Making sketchy friends is easy if you’ve got a Facebook.com facial

The new Facebook has arrived.

Some students have capitalized on the additional photographic opportunities offered by albums; others just don’t care.

As for me, all I can think about is how it relates to porn. Let me explain.

Everywhere I Facebook-turn, I see something to the effect of “View More Photos of Joe” on the bottom frame of Joe’s standard Facebook picture — a link to photos that were either “tagged” by Joe, in a “photo-album” of his own or tagged by others in their own albums.

I, myself, have already tagged 21 photos of myself (how narcissistic) to counter the negative effect of two terrible photos tagged by an old friend — before I realized you can simply “remove tag.” (How clever Mark Zuckerberg is!)

These photos — both mine and hypothetical Joe’s — must not only be carefully chosen, but carefully framed. Sure, every flattering picture has equal right to surface on your album, but what if you took the photograph yourself in the bathroom mirror? What if you are making that hateful mirror-face that I see you make into the window of Au Bon Pain while you pass by, checking yourself out?

More dilemmas:

Are you presented alone in your photograph, or with friends? Is there an action, or merely a pose? The consensus seems to classify the ideal picture as one with friends, with whom you are actually doing something (emphasizing: “I am neither a loner nor lazy”).

Is the photograph actually a good, intriguing photograph, or merely an identification shot? I think that ID photographs might be past their prime. After all, 42 photographs do more than just identify you.

Furthermore, said hypothetical 42 pictures usually break down into two general types: photographs that are flattering, and so they stay posted, regardless of whether they’re from freshman year, high school (… hell, why not middle school?), and photographs that change according to your most recent digital-picture-taking session (i.e. the currently pervasive “I look slutty in my Halloween costume” photograph). Each shot gives new insight to how you fit into your natural habitat.

I can’t help but associate this multiplicity of ways to frame and see ourselves in a moment (in our own vanity) with the multiplicity of pornography.

Rarely do we (I/you … if you don’t want to be counted, don’t count yourself) see pornography as one linear narrative. Pornographic films and pictures — through the different ways we acquire them — are constantly linked with each other and multiplied: One porn video appears as a thumbnail on different sites of a Web ring. A video is spliced into a series of pictures, or becomes one part of a listing of many videos.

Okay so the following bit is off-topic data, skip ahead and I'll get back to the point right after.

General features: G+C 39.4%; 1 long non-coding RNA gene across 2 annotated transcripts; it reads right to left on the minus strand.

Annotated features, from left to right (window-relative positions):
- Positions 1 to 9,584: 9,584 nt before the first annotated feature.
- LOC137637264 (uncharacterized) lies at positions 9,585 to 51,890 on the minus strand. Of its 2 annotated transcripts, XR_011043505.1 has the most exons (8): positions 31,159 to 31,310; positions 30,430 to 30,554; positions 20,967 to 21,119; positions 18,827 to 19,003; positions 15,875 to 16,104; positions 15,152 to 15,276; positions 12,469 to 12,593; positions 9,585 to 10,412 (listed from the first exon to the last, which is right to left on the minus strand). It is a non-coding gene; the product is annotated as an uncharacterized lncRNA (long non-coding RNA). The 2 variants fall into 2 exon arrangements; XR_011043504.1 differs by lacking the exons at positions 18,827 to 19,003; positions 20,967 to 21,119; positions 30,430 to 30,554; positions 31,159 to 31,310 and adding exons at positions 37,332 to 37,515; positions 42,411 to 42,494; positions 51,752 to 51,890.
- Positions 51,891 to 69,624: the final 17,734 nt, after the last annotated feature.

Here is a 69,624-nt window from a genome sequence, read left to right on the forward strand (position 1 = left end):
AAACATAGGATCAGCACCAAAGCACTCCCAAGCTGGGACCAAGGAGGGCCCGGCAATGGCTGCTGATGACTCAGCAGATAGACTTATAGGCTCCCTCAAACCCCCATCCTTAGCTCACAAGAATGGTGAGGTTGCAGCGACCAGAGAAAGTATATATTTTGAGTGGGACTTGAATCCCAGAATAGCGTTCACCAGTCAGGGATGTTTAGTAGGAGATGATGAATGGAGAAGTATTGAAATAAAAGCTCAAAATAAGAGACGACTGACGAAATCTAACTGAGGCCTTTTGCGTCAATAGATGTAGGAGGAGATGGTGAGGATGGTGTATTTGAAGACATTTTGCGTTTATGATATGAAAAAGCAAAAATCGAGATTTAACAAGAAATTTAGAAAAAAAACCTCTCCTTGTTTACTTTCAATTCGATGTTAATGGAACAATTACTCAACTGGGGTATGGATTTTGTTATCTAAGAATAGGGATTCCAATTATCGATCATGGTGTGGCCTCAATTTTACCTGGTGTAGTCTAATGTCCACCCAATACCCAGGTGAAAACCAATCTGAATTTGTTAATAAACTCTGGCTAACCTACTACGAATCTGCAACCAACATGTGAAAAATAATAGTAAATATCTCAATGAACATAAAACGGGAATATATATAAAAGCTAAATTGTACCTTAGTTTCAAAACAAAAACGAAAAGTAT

Here, we hit jackpot: the pornucopia of linking.

But visual questions must be asked of collections of photographs such as Facebook albums and porn Web sites: In an experience that is pimped to you by a person who selects the route from photograph A to photograph Z, how does each photograph bring something new to the collection, while representing the same subject? In other words, how on earth is it acceptable to allow people to see 50 pictures of your face — in different situations — in a single collection of photographs? To find the answer, we must look to the Facebook’s successful and less subtle counterpart: pornography.

For me, the key intrigue in the success of pornography is the perspective by which we enter: How is the sex scene framed, and where am I positioned, in relation to whatever combination of girls and boys are having sex? Theoretically, porn should like to place the viewer in a first-person angle: looking at the object of your sexual desire, having sex or performing some sexual act with and on you. If you’ve ever seen this kind of porn, usually shot from behind or by the person-who-would-be-you holding a camera, it is utterly appalling and completely unsuccessful.

The more logical, easier way to film two people having sex would be a third-person angle: You get to see the most amount of flesh bouncing around the frame, as well as the full action in the picture, and the degeneracy of the act it conveys.

Let’s think about this for a moment: Third person viewing of sex would mean that you are positioned in the room, watching — a voyeur, perhaps a member of a gang-bang. In fact, many such videos show five or six random guys hanging around, either waiting for his turn or simply watching. Others, still, show multiple groups committing sexual acts, contextualizing the singular act the camera focuses on into an orgy situation.

Now think about your Facebook pictures. Are you the object of the camera? Are you trying to find the best way to showcase your “assets” or your desirability by way of the number of people metaphorically “waiting for their turn” with you? I find that each album is like each Facebook member’s own way of creating their own clothed porn site. Furthermore, “tagging” your friends’ names brings a compulsive browser to your friend’s porn sites, and a porn ring is thus created.

Welcome to the new Facebook.



S. Zelda Roland will accept your friendship after you poke her.

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